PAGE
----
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In this spoof of "March of the Penguins," nature footage of penguins near the South Pole gets a soundtrack of human voices. Carl and Jimmy, best friends, walk 70 miles to the mating grounds where the female penguins wait. The huddled masses of females - especially Melissa and Vicki - talk about males, mating, and what might happen this year. Carl, Jimmy, and the other males make the long trek talking about food, fornication and flatulence. Until this year, Carl's sex life has been dismal, but he falls hard for Melissa. She seems to like him. A crisis develops when Jimmy comes upon something soft in the dark. Can friends forgive? Does parenthood await Carl and Melissa? Written by
No penguins were harmed during the making of this film. However, one of our editors, and we won't say which one, kept a human head in his mini-refrigerator the entire time he was editing this picture. See more »
Outrageously funny, but not nearly enough to make the movie last until the finale
For a documentary with no notoriety fueled by a very political filmmaker, March of the Penguins did very well for itself when it was released last year. It made quite a hefty bit of money, and went on to win the Academy Award for Best Documentary. But for all the quiet moments not featuring the voice of Morgan Freeman (who can narrate my life story anytime he wants to), I think most people would be hard-pressed not to be imagining what the penguins are actually thinking. So it should be no surprise to anyone that Bob Saget, everyone's favourite '90s TV personality, took this idea and ran with it. And what resulted was Farce of the Penguins.
Saget takes the basic premise from March of the Emperor penguins arduous journey to procreate, and created a whole storyline and dialogue to go along with it. The film, narrated this time by Samuel L. Jackson, follows the story of Carl (Saget) and Jimmy (Lewis Black), two friends making the journey with all the other male penguins to find love and make a baby. Jimmy is content with life the way it is, but Carl is going through somewhat of a mid-life crisis. He wants to find a woman he can stay with, but cannot face the inherent contradiction involved in the life cycle of penguins and their mating rites. It frequently pans off to the wait the female penguins are doing, and how nervous Melissa (Christina Applegate) is over the prospect of having a baby with someone she barely knows. Her friend Vicky (Mo'Nique) tries to console her, and attempts to stick by her side during the long wait.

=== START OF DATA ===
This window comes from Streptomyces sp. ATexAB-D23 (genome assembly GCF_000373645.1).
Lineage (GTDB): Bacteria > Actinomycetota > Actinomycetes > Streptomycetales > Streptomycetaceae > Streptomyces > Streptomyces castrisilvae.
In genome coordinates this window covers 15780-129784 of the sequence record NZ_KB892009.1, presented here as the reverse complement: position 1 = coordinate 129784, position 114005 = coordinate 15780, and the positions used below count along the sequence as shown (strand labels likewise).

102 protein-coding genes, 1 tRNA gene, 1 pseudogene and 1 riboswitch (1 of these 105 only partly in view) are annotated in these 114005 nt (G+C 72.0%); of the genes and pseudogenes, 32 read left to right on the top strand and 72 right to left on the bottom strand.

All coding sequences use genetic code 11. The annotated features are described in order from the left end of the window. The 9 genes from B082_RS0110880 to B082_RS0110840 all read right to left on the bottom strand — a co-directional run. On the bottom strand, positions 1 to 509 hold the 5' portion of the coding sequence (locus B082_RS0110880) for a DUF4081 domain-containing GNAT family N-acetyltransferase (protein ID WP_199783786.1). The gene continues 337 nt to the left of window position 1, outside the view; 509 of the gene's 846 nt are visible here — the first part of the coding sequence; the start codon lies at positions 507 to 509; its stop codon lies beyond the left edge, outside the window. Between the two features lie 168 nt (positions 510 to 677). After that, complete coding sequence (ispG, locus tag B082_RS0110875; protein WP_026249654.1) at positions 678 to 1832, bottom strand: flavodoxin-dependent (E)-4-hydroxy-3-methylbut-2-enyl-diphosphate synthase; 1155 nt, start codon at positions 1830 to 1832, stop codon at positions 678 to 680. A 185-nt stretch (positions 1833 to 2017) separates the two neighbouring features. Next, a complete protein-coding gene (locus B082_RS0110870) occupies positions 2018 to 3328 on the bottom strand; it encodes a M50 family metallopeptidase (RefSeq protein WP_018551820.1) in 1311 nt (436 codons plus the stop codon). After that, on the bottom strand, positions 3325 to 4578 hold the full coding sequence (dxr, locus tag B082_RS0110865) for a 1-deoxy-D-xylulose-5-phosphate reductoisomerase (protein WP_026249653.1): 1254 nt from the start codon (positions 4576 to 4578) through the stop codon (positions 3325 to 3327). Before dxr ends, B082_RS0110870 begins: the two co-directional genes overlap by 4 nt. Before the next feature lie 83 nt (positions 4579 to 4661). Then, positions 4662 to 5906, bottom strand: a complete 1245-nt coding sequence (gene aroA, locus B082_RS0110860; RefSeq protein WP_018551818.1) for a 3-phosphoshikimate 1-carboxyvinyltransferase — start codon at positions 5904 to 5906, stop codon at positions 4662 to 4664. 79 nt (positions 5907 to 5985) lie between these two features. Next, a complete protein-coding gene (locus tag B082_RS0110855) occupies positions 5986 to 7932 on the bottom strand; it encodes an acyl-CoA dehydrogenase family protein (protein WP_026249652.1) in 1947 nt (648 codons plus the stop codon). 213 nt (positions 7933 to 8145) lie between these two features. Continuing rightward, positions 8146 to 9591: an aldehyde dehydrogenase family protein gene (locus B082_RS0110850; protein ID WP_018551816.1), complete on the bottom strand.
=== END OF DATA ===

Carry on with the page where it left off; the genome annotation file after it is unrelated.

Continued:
It does not sound incredibly complicated, and in the end, it really is pretty straight-forward. Through digital manipulation and stock footage of various penguins (and all sorts of other wacky animals too), Saget has helped create something wildly irrelevant, but downright hilarious in many instances. Yes, it is incredibly vulgar, and yes, it is even more so ridiculously silly than anything. But does that make the movie any less fun? Slightly, but not by a whole lot. Granted you can take the stupid humour Saget is pitching, than you should be able to find quite a few moments of laughter throughout the proceedings. It gets a little repetitive in certain instances, but there are some really terrifically funny moments sprinkled throughout its way-too-short runtime to help make up for this.
The main voice talent is not amazing, but they get the job done. Saget and Black feed off of each other nicely for the majority of the film, playing jokes off of each other fast and furiously. At certain points however, they really do not seem like they work as well chemically as they did only minutes before. It makes for plenty of awkward transitions, and really unbalances the film. On the other hand, Applegate and Mo'Nique just sound terribly bored. They make a few funny jokes here and there, but sound stiff when they any sort of lengthy conversations. No one was holding them at gunpoint, so I do not understand why they could not have put at least a bit more enthusiasm into their voices.
What actually makes for most of the funny material in the film are the wildly outrageous cameo voices. There are far too many to name off, but making an attempt at trying to figure out whose voice belongs to who is a challenging activity all in itself. Once the end credits come up, you just may be a bit surprised at just who turns up (such as the pseudo Full House reunion). The movie parodies and random musical numbers featuring Saget belting out some pretty heart-warming tunes, is also pretty enjoyable. And of course, Jackson's brilliant narration is simply hysterical.
Unfortunately for this film, the main problem with the film is that it does not have enough steam to make it from beginning to end. Towards the opening, the whole digital manipulation and vulgar jokes are alright, and are pretty enjoyable to watch. But by the end, it just becomes an eyesore. I realize that the joke(s) can only go so far, but Saget had to anticipate this fact, and should have done more to try and resolve it. As a whole, it just feels way too weak to work as a full-length movie, and easily explains why the film is going straight-to-video this January. It could have easily done with a good polish, and a little bit more going for it. By the end, we are just waiting for the film to finish so we can turn it off, and that is not a good thing at all.
I do contest that I laughed pretty hard at more than a handful of scenes, and I would be lying if I did not say that I did enjoy Farce of the Penguins. It is not for everyone, and easily may be written off as being far too stupid to watch, but it definitely is worthwhile. If for anything, as a companion piece to March, just so more people have creative ideas as to what these penguins are thinking.
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